Rise of the robo-advisers
They were largely unheard of a few years ago, but robo-advisers are on the rise in the financial services industry, with OCBC Bank entering the fray.
The lender has started a trial of an online platform that will use computers to offer portfolio management advice.
The pilot is aimed at accredited investors - those with net personal assets of more than $2 million. It will eventually be open to all investors.
Mr Aditya Gupta, OCBC's head of e-business for Singapore, said a fixed timeline for the pilot has yet to be determined.
Selected participants can invest in two categories of portfolios, with their investment starting from $3,000.
One category has five portfolios made up of exchange-traded funds (ETFs) and equities listed on Nasdaq and the Dow Jones.
The platform automatically monitors the chosen portfolio and will notify the consumer with possible rebalancing options.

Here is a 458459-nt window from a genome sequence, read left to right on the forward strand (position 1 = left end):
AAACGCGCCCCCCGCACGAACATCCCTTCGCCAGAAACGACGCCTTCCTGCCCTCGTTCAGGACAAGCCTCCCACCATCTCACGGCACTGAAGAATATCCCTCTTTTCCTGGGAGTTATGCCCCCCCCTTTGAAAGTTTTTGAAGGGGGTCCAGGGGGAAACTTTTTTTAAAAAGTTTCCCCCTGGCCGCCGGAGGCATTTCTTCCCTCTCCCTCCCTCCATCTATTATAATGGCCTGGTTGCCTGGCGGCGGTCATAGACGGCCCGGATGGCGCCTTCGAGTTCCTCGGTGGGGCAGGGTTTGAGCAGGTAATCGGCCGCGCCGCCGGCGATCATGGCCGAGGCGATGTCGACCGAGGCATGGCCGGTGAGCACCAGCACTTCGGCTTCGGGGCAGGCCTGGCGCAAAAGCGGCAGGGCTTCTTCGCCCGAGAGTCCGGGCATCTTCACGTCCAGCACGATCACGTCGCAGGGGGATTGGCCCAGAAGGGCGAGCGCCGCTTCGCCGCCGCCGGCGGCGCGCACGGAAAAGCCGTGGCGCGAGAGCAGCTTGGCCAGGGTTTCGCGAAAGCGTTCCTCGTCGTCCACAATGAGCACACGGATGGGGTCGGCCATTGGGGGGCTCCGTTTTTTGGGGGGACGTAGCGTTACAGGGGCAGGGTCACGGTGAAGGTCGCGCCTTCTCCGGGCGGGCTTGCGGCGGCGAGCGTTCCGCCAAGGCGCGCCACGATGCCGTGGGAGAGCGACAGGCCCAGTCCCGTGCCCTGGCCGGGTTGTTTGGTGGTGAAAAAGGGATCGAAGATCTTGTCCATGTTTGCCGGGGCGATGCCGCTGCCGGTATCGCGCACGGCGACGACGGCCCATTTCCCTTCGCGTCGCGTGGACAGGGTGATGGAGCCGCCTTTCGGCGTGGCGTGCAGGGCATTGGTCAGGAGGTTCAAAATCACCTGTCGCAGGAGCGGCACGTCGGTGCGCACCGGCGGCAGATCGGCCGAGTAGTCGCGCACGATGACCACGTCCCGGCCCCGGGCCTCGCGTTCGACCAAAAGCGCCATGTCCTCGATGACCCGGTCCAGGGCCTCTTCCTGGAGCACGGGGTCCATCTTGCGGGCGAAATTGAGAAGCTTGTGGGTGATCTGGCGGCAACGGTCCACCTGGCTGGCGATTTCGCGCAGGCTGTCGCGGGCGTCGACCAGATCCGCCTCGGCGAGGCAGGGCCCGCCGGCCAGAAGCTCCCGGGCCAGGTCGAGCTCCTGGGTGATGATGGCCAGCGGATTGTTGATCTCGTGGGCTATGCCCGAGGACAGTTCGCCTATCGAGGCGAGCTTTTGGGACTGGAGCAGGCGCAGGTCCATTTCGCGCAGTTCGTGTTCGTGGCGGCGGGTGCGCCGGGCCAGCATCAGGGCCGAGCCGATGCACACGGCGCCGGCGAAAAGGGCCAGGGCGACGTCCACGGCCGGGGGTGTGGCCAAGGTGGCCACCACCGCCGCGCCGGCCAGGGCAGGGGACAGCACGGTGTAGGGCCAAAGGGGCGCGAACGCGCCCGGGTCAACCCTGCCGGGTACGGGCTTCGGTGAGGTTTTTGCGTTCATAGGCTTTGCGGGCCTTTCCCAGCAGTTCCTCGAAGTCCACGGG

The other category lets users invest in thematic baskets of stocks listed on the Dow Jones and Nasdaq - including technology companies, fast-moving consumer goods firms and blue chips.
"The portfolios can be extended to include Singapore stocks and ETFs in the future," said Mr Gupta.
For the trial, OCBC is working with fintech partner WeInvest - a Singapore-based robo-adviser platform for accredited investors that executed its first trades last November - by using its system.
Banks such as DBS and Citibank Singapore have introduced digital tools for wealth management over the past 12 months, mainly for higher-end consumer segments, but not automated advice.
United Overseas Bank also does not offer robo-advisory services.
Other financial firms that have started offering digital advice include Phillip Securities, which released its digital fund management service yesterday, and Fundsupermart, through its FSMOne platform.
Mr Ho Song Hui, Fundsupermart's assistant director for research and portfolio management, said: "The local market is still in the process of experimenting with such new services.
"The adoption of such services tends to take a while before it becomes mainstream, as local investors tend to adopt a wait-and-see approach with applying new services to personal matters such as investments."